Skipping ahead in the article, Rutenberg bashed Nixon's "hard-edge, race-based....Southern strategy" of electioneering, even though Nixon actually expanded affirmative action in the federal government and imposed racial quotas. Meanwhile, "progressive" Democratic President Woodrow Wilson -- who re-segregated the federal civil service, hosted a private screening of D.W. Griffith's infamously racist film "Birth of a Nation," and as president of Princeton found the admission of black students there "unwarranted" -- went unmentioned in Rutenberg's 10,000 words.
Then there was some typical Times misinformation about Ronald Reagan's 1980 campaign launch in Philadelphia, MS:
As for white voters, the Southern strategy worked. Helms won his next two races and provided a vast Southern support network for Ronald Reagan’s 1980 campaign team, which used many of the racial dog-whistle slogans that Helms had made a regular part of his campaign arsenal. In one of Reagan’s first campaign events following his nomination, he went to the Neshoba County Fair in Mississippi -- near where the Klan killed three civil rights workers 16 years earlier -- and declared, “I believe in states’ rights."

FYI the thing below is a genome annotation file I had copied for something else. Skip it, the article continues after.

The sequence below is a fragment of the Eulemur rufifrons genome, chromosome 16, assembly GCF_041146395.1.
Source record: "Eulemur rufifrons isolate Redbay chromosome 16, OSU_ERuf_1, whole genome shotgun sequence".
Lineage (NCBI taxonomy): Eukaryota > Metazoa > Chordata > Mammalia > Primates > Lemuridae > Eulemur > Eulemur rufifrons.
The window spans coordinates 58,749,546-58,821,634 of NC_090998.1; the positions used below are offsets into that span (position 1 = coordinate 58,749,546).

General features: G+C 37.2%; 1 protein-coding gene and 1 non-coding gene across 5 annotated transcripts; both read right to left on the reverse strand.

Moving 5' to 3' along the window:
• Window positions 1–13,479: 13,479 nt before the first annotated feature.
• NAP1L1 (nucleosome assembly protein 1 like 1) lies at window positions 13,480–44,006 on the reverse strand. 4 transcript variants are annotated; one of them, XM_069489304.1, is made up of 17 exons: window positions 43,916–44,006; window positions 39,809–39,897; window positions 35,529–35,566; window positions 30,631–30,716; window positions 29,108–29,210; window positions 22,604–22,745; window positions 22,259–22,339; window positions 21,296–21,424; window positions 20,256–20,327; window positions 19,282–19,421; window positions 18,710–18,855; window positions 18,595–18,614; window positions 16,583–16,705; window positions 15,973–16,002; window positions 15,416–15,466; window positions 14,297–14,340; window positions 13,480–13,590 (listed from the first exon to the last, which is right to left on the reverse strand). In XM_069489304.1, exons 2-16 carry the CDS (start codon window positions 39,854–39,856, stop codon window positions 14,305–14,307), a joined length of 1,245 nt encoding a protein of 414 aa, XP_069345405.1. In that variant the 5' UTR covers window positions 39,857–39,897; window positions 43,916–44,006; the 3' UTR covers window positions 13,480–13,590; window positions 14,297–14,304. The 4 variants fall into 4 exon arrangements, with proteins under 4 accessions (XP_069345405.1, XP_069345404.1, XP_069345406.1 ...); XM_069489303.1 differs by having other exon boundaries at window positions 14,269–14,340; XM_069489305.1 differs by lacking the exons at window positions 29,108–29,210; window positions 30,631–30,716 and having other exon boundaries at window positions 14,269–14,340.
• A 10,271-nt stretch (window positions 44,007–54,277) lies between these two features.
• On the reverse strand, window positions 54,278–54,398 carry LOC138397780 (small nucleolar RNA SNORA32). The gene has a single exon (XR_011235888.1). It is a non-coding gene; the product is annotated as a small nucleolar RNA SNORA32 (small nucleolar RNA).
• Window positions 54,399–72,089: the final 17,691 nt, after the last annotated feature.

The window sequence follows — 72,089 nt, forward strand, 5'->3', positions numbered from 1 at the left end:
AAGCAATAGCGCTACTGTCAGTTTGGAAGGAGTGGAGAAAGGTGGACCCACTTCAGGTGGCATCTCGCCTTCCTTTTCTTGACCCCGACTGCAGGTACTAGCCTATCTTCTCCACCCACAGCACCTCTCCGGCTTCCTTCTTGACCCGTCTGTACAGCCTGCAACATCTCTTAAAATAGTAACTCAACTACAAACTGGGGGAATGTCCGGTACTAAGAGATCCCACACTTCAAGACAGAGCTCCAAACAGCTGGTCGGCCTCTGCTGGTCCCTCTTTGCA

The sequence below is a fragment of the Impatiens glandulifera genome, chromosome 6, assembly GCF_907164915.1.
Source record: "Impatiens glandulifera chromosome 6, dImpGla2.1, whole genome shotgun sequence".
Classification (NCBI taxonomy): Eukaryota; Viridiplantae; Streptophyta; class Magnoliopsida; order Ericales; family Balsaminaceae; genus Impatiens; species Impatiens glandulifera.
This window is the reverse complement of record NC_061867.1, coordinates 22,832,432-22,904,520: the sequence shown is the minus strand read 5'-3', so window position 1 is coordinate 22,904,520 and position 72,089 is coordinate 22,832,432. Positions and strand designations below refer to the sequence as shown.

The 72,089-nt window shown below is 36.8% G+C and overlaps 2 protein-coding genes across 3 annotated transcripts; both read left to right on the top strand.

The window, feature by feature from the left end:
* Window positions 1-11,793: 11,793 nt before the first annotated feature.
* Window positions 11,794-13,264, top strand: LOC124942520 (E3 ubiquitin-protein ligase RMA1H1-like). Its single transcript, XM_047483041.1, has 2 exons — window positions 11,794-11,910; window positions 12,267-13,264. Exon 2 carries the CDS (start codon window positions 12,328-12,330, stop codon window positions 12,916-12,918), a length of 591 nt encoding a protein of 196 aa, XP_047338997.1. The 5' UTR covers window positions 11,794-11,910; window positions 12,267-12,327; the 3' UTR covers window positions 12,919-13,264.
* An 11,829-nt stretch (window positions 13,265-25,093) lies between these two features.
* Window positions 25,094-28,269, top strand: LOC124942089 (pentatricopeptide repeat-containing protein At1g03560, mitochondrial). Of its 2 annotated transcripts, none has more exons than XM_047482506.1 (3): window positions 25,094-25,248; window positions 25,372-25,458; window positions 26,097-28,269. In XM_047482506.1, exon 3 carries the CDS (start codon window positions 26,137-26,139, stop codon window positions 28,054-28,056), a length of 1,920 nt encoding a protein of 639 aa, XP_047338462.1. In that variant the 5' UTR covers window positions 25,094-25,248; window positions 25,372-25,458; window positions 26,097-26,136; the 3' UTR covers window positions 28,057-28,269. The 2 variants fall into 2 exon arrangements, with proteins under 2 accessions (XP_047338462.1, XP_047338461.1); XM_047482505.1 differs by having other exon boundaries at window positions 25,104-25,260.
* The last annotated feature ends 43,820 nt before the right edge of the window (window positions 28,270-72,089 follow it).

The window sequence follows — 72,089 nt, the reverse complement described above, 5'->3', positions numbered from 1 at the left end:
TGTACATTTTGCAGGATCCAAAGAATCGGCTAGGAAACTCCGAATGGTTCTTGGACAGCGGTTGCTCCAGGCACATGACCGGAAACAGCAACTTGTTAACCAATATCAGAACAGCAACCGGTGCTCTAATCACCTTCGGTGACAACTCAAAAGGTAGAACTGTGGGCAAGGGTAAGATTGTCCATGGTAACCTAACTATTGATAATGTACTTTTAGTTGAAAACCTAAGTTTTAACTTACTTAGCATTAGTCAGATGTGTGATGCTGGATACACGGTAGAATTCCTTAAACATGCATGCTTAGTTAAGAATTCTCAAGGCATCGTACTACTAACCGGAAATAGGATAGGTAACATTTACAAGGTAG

The 1980 election may have put Reagan in office with an ominous nod to “states’ rights,” but in that same year black voter registration reached 60 percent, black politicians were slowly but steadily winning public office and efforts by ideologues like Helms to undermine the Voting Rights Act had not been able to halt the progress it protected.
Reagan did visit the Neshoba County Fair, a common stomping ground for politicians, on August 3, 1980, but stuck mostly to talking about the failures of President Jimmy Carter, with one line about states rights. (Strangely, back in 1980 the Times covered Reagan's appearance without mentioning the three slain civil rights workers.) Reagan then went to New York and spoke to the National Urban League and dedicated much of his first campaign week to making appeals to blacks.
Rutenberg demonstrated his broad view of what entails "civil rights legislation."